Estefani fears no one, well almost no one, and Elpidio knew that. He is careful to pick his battles with his sisters, but he isn’t afraid to stand for his beliefs. Estefani made a mistake once and struck her brother with his wiffle-ball bat. Ángela’s swift and irrational justice sentenced Estefani’s head to bounce off the floor until the screams silenced.

Elpidio stares at his sister and reaches out his left hand to Estefani. She submits and he begins: “En el nombre del Padre, y del Hijo, y del Espíritu Santo. Dear God, thank you for everything we are about to receive and for everything that you have given us. Please forgive those that do not accept you and those that have failed us. Amén.”

“Amén.” Melosa and Estefani grab their spoons and start to eat.

“Melosa, do you think he’ll come over?” Elpidio asks.

Melosa looks back towards the living room “He didn’t last time.”

“It’s so dark. I wish we could have lights.”

“So burn a candle,” Estefani responds.

“That’s a good idea, when Mami is up I’ll ask.”

“What do you need to ask me mijo?” Ángela walks into the kitchen and searches for the traditional stovetop espresso maker.

“¡Buenos días Mamí!” the children sing.

“Buenos días mi niños.” Ángela ignites the gas stove and puts the stovetop espresso

maker atop the burner before she sits down. She takes her son and places him on her lap.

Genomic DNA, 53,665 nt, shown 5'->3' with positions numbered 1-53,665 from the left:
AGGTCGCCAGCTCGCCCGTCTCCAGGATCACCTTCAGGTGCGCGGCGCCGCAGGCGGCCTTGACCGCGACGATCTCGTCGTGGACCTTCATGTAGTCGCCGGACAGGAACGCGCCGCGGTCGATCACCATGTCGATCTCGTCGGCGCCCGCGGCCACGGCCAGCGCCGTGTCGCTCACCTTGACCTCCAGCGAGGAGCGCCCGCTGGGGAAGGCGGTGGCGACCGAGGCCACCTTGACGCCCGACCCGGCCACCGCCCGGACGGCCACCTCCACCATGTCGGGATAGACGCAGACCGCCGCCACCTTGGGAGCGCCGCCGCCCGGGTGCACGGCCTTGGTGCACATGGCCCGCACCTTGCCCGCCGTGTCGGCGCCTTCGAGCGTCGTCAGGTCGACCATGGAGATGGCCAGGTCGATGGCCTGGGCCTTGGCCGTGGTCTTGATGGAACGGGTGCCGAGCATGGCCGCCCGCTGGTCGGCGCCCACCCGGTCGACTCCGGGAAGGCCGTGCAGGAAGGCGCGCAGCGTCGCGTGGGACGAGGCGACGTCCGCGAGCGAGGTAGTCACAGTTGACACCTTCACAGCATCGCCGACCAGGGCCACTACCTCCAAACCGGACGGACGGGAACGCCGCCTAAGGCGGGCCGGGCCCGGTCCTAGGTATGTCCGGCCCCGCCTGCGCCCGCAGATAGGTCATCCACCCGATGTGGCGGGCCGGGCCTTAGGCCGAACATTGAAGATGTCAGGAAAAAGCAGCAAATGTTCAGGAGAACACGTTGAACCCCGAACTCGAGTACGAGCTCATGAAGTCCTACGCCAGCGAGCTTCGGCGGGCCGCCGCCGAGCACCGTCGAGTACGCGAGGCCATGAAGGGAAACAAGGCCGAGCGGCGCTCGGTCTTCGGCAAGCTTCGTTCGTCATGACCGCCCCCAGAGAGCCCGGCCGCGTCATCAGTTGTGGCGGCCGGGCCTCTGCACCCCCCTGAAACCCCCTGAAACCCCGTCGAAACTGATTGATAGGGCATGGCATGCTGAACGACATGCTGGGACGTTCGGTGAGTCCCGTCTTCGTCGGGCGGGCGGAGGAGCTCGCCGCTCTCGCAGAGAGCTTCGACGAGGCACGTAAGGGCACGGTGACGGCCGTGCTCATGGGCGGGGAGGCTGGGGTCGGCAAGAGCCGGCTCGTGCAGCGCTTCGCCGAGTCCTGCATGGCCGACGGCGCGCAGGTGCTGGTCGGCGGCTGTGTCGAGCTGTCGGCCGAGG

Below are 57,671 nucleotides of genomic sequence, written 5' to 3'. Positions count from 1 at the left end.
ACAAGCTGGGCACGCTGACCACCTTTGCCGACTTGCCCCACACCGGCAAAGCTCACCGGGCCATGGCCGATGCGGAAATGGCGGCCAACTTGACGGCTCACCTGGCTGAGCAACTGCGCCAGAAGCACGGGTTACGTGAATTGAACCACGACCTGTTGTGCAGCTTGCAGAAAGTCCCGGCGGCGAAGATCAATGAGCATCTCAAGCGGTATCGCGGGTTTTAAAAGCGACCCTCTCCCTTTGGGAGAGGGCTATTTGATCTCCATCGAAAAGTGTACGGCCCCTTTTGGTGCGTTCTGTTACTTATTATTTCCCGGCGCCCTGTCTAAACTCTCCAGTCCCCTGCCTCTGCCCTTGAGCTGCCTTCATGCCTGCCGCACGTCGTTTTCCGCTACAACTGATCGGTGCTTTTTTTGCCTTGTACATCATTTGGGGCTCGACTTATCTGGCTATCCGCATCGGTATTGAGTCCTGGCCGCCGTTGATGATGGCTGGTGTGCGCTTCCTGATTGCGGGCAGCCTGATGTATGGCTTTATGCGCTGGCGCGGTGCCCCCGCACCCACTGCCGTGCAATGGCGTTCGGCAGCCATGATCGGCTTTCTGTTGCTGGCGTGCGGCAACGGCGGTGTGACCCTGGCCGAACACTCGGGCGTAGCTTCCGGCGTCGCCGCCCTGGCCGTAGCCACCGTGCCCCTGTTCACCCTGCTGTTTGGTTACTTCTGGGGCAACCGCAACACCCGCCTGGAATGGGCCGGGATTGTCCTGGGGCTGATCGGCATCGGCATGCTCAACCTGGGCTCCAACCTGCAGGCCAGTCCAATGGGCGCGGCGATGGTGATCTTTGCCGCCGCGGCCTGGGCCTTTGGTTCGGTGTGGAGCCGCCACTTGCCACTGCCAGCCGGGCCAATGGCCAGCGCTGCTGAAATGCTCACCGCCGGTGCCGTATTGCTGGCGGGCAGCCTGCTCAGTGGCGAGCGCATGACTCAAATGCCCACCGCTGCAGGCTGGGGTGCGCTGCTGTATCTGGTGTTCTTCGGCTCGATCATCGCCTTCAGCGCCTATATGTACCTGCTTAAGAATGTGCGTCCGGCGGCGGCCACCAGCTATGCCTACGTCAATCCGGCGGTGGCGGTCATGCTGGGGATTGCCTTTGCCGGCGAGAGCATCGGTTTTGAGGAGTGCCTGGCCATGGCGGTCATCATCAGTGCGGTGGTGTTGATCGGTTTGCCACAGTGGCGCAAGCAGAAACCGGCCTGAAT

“Now, dígame, what did you want to ask me?”

“Mami, can we burn a candle so he can see us?”

“It’s too late now mijo, the time has passed.”

Elpidio looks back at the living room; He fights back the tears. “It’s okay Mamí, he was probably too busy. We will light the candles earlier next time.”

Ángela reaches underneath the chair to pull out a box. She places the box on Elpidio’s lap.

“Go ahead open it mijo, I spoke to him a few days ago and he told me to make sure you got this.”

Elpidio’s eyes brighten the room; the gift renders him speechless. His only response is to hug Ángela. Melosa and Estefani stand next to the stove and rub their hands above the stovetop. The water boils in the stovetop espresso. Once it percolates, Melosa turns the stove off which extinguishes the flame.

Copyright© 2016 Francisco Martinezcuello
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Francisco Martínezcuello was born in Santo Domingo, República Dominicana and raised in Long Island, New York. He has been writing short stories and journaling since he was a teenager. His passion for literature and writing continued throughout his 20 years of Marine Corps service and helped him understand the impact of war on our nation’s veterans. He is a product of the 2015 Writer’s Guild Foundation Veteran’s Writer’s retreat and the 2015 Veteran’s Summer Writing Intensive at Marlboro College sponsored by Words After War. He is currently working on his first novel and a collection of short stories in San Diego.